A paint job usually entails stripping off the old paint, which often ends up uncovering all kinds of problems you didn't know about. Massive rust, panel damage, and more are common when doing this kind of work. And even a cheap paint job isn't cheap.
I had an old car that I'd fixed a lot of rust spots on it. I didn't always have the right color of paint to match the existing color. Other times, I didn't even bother going beyond primer. I ended up calling it "mostly red", with the reds not even matching. I ended up taking a bunch of spray paint and making it all one color. It wasn't great, but it was better.
7. How many miles are on the car?
Some people ditch a car when it gets 75-100,000 miles. Some people think that same car is just finally "comfortably broke-in". Regardless, once you are over 150k miles, you're going to be seeing many more repairs. Over 200k miles, and the car is likely ready to retire. There are people who will disagree and have gone a lot farther with cars, but they have also done a lot of work to keep those cars running that long. Are you willing to pay for or do that many repairs?
8. What is your gas mileage?
If you are looking at single digits for gas mileage, you probably need something a lot better. Unless it's a truck that hauls things constantly, you should be getting at least 20 mpg even with an older car. With really low gas mileage, you are paying more for your current car than you realize. Newer cars tend to get over 30 mpg, and some up to 40 or 50 mpg.
9. Does it do what you need it to do and can you find a replacement that will also fit your needs?
If you can't find a replacement, not to mention be able to afford that replacement, then you're kind of stuck with what you have. More than likely, you just need to keep looking to be able to find that vehicle that can carry 10 people and be under $X000, pull a 3 ton trailer, or whatever your needs are.
10. Can you afford all the taxes, title, extended warranty, etc. that might be added to the "new" car purchase?
Buying a car is more than just the price on the window. The last time I bought a different car, I bought the extended warranty. The car was at the right mileage for needing a bunch of work, even though it was in good condition when I got it, so I decided to take the chance. It paid off. The car needed more repairs than the warranty cost, so I made out pretty well. The warranty I bought was $2000 and the repairs were around $3000, so I made it work for me. It doesn't always work like that, which is why insurance companies exist.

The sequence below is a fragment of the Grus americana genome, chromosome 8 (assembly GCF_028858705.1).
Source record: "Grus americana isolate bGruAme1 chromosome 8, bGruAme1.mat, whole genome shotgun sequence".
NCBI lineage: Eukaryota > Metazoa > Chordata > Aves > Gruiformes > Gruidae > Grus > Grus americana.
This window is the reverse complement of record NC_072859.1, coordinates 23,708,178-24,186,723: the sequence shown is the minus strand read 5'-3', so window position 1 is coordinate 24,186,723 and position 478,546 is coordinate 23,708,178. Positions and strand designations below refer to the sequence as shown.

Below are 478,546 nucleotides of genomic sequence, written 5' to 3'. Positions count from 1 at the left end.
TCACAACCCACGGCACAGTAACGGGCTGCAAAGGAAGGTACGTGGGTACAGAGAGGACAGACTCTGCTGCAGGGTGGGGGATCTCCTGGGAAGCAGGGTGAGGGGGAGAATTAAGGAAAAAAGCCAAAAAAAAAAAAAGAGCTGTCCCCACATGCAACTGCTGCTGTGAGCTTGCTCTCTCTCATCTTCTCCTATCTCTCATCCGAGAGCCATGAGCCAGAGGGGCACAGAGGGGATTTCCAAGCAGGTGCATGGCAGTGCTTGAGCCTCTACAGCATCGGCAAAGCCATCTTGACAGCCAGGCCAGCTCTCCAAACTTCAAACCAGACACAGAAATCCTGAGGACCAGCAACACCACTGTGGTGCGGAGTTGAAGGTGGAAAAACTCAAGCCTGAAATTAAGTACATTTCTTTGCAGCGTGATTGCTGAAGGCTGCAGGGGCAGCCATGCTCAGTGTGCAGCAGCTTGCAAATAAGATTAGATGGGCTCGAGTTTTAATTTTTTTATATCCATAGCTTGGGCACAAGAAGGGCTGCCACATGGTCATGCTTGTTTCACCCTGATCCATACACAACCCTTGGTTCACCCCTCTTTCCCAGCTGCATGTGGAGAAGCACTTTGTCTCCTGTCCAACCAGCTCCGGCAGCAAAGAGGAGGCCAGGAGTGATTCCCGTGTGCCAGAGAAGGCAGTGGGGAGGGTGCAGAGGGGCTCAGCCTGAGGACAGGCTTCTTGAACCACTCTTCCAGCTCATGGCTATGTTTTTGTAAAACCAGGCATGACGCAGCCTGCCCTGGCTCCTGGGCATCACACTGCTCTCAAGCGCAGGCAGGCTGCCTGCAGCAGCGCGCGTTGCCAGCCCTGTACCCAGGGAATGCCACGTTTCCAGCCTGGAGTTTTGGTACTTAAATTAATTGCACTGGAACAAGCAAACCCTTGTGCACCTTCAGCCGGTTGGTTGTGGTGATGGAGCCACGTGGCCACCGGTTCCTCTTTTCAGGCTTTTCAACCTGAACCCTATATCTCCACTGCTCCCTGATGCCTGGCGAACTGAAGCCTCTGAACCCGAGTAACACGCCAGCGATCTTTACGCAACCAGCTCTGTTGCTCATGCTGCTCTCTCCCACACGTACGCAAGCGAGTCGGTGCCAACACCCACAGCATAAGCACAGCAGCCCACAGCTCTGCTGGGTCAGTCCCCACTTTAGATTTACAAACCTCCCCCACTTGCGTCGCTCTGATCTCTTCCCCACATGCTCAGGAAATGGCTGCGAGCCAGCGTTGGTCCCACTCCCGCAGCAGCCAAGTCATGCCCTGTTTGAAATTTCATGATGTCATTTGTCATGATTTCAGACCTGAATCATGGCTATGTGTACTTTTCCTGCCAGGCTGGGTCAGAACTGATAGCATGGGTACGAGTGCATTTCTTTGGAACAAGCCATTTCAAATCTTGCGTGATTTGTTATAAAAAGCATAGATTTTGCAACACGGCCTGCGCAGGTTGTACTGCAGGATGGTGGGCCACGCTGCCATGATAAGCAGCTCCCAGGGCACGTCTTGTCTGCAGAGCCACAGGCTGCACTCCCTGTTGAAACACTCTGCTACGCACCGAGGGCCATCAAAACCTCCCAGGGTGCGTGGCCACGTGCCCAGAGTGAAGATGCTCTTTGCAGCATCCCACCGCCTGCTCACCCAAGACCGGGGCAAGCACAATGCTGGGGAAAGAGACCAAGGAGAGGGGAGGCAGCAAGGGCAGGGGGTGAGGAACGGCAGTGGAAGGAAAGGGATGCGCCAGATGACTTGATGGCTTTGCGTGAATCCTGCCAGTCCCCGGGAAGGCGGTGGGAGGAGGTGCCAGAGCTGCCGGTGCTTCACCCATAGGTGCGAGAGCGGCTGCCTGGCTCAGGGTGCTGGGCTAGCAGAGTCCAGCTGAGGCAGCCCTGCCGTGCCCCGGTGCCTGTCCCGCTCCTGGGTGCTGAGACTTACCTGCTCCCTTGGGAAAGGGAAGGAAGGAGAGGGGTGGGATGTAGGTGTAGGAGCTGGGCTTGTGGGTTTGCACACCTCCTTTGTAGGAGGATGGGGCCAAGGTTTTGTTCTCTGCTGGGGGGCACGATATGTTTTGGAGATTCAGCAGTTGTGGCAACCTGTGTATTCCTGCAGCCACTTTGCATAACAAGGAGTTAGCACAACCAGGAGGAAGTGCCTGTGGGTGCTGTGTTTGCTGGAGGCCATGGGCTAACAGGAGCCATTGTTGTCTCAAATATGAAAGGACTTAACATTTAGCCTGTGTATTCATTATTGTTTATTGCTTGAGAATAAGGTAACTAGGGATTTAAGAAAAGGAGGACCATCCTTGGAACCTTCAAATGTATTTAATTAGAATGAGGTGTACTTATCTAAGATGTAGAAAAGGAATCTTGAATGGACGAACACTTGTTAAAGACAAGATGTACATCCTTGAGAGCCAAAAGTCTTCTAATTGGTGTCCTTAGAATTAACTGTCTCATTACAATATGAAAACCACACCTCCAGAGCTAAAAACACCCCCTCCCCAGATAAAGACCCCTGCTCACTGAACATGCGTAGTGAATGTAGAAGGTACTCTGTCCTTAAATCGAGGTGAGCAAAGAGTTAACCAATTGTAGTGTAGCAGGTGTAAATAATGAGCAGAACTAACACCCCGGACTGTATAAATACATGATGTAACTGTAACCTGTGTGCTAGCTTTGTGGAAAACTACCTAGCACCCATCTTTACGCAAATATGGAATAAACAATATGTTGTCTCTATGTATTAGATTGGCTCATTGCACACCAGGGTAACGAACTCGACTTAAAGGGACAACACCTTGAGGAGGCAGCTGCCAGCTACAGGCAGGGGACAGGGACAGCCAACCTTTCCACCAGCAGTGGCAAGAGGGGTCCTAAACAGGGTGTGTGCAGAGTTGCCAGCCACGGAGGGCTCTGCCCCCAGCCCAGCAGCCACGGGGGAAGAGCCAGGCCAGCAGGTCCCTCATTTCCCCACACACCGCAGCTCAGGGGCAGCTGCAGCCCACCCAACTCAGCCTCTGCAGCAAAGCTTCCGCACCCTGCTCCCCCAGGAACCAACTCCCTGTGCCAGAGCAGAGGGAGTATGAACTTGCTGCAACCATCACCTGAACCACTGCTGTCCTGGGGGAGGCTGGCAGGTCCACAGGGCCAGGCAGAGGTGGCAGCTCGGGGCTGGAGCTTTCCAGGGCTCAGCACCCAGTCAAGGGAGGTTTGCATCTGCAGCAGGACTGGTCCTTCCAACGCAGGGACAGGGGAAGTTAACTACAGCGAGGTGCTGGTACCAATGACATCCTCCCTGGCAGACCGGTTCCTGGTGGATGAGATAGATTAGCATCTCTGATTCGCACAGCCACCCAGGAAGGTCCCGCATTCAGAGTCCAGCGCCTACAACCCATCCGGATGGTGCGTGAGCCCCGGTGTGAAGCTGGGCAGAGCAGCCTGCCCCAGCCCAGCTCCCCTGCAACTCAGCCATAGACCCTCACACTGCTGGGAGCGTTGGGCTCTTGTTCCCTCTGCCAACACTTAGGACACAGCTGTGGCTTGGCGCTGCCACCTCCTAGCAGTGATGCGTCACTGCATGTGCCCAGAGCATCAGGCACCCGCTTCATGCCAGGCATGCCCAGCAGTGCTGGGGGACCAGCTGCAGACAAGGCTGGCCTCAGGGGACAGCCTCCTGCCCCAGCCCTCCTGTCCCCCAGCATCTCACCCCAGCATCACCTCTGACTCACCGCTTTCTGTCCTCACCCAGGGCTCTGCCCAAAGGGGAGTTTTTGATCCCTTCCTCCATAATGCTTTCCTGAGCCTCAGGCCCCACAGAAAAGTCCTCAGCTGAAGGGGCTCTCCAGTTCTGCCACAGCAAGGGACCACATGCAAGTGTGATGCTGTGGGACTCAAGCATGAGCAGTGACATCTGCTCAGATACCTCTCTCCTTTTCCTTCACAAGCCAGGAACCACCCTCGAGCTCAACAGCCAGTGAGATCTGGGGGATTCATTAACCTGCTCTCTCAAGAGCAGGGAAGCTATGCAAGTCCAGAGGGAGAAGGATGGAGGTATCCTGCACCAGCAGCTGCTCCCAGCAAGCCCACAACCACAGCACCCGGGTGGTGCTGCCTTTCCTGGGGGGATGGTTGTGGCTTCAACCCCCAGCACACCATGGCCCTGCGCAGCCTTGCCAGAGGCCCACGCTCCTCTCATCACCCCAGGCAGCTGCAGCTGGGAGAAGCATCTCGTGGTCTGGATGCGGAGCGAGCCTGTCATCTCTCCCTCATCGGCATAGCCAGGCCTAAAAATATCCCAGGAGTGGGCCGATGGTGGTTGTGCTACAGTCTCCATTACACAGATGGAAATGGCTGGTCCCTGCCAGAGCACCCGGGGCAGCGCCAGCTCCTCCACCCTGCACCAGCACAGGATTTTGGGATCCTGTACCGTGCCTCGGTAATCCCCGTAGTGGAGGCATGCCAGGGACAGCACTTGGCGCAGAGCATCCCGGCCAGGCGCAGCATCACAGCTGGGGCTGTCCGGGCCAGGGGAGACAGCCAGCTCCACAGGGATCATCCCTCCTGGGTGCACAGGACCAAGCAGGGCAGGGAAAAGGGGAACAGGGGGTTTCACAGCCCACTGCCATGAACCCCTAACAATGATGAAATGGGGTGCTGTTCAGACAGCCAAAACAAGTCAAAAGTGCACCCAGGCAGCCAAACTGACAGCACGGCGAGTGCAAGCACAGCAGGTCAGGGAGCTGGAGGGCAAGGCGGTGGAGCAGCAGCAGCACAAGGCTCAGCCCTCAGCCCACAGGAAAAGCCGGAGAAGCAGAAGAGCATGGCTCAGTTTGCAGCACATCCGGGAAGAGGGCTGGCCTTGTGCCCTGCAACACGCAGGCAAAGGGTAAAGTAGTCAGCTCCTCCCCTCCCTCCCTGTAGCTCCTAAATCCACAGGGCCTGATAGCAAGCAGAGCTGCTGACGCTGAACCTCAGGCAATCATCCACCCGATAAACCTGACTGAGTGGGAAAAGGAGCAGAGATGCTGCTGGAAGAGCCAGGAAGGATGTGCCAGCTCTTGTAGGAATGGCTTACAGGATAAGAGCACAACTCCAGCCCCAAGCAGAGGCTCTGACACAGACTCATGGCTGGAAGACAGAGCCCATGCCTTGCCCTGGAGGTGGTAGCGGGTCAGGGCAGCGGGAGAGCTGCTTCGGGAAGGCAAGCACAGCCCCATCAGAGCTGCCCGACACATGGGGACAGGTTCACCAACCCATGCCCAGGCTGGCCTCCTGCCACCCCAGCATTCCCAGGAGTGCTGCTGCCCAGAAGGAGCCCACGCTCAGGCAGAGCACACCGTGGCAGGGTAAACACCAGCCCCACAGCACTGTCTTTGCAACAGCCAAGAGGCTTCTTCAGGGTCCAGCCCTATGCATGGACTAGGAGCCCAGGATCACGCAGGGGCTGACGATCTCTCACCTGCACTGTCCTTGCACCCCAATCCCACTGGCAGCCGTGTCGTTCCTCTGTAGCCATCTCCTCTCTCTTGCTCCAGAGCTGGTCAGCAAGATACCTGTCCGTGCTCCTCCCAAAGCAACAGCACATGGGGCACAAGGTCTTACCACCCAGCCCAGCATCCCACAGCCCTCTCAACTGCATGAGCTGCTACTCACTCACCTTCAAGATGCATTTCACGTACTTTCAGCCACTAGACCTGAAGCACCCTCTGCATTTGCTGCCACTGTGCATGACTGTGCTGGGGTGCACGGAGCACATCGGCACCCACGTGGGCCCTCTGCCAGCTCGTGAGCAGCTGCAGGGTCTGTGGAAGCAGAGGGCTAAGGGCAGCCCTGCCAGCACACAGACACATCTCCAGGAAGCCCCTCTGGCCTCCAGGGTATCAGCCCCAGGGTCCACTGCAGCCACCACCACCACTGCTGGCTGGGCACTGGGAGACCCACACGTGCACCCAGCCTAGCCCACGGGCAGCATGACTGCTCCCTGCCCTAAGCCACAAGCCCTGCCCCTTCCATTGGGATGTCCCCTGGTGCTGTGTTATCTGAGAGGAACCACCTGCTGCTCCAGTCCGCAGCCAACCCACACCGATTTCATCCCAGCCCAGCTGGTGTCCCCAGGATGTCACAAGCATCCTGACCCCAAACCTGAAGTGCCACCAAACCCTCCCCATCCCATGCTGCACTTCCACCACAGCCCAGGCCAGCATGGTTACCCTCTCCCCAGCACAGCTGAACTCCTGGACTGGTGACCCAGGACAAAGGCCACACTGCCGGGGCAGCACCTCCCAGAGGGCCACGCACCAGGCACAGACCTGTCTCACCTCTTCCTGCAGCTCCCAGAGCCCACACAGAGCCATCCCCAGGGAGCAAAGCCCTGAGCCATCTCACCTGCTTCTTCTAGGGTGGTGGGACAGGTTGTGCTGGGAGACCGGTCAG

Taxes can be a major part of the purchase, as well as the title. These are usually dependent on the age and weight of the vehicle. The newer and larger the vehicle, the more taxes and the title will be. Remember to factor this into your car buying budget.
The value of a car is more than just it's financial worth. Vehicles cost time as well as money. Bad vehicles cause stress and anxiety, and that alone can be worth getting something different.
There are a lot more things to consider when looking at replacing vs. repairing a vehicle. I've tried to give you things to think about besides just financials, but money is a big factor. Especially if you don't have enough of it. Are you leaving enough money in your budget for the car payments and still have enough for rent, food, etc? Are your financial safety margins too small?
I rarely make a decision based purely on financials. When I see people do that, there are 2 ways they usually end up. Either they don't have anything (including money), or they have everything (including debt). In practice, somewhere in between if the right place to be and that "right place" is different for everyone.
In the end, it has to feel right. Just because it seems like a financial win on paper, it might not be if you just don't feel right about it.